Ransomware attacks accounted for one third of malware-based cyber attacks in the first quarter of 2020. Successful attacks encrypt and block access to files in compromised systems. Decryption keys for recovery of the files are typically only released after ransom demands are paid, usually in the form of untraceable cryptocurrencies. The impact of ransomware includes not only ransoms but also recovery costs. The cost of the ransomware attack experienced by Demant in 2019 is estimated at $95M. Costs at Norsk Hydro are expected to reach $70M.
Based on an analysis of telemetry records, there are several early indicators of ransomware operations performed by threat actors. Attackers often use legitimate administrative tools to prepare ransomware attacks. This includes network scanners to identify vulnerable targets and software removal tools to disable antivirus software. Threat actors also often install tools for credential theft on compromised systems.
Ransomware is usually packaged in zip files distributed through emails, trojans, and infected web sites. The ransomware WastedLocker, for example, is often disguised as zip files for legitimate software updates. WastedLocker infected digital infrastructure at Garmin in July, leading to a $10M ransom. Ransomware payloads can also be delivered through compromised SAP systems. Attackers can target remote code execution vulnerabilities in SAP GUI for client-side attacks. Ransomware can be installed directly in SAP servers using external operating system commands. OS commands performed by SAP users are executed by the operating system user <SID>ADM. The user has full administrative privileges for local SAP resources.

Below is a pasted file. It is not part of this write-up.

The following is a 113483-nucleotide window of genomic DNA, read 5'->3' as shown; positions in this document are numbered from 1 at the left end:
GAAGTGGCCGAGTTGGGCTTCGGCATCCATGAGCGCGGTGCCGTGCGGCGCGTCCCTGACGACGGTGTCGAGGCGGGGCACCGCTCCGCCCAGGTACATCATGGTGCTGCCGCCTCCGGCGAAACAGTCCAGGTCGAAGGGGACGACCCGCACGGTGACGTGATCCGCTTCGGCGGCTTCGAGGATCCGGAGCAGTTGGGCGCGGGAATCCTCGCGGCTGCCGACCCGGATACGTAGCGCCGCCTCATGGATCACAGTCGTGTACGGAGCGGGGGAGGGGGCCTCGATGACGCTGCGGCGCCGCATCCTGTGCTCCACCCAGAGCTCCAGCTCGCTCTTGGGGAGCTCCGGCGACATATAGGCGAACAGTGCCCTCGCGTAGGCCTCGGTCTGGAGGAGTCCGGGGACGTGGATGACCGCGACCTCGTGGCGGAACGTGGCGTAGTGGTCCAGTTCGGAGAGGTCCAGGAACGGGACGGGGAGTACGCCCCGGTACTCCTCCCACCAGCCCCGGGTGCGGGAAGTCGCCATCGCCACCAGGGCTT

The wget command can be used to download ransomware from remote hosts to a target directory in the SAP host. Ransomware payloads can also be loaded directly in servers using transactions CG3Z or CACS_FILE_COPY. Once loaded, the payloads can be extracted and then executed using bash commands in Linux systems. This method for delivering, installing and executing ransomware will encrypt files in folders accessible by the <SID>ADM user and crash SAP applications and services. It may also impact other files and services in the host if the ransomware successfully elevates privileges.
Such exploits can be mitigated or detected in several ways. Access to perform OS commands should be restricted. This includes authorization object S_LOG_COM, transactions SM49 and SM69, program RSBDCOS0, and function modules such as SXPG_COMMAND_EXECUTE. Successful execution of the transactions, programs and function modules should also be monitored, as well as OS commands and changes to custom commands. Refer to SAP Note 1612730 for enabling detailed logging for external commands.
The Cybersecurity Extension for SAP Solution Manager performs automated scans to detect users with OS command privileges. It also monitors SAP logs to alert for the execution of OS commands, new custom commands, and changes to existing commands. The extension also detects and alerts for the execution of transactions SM49, SM69, CG3Z and CACS_FILE_COPY, program RSBDCOS0, and relevant function modules. Alerts are automatically forwarded to SIEM systems with event details. To learn more, contact Layer Seven Security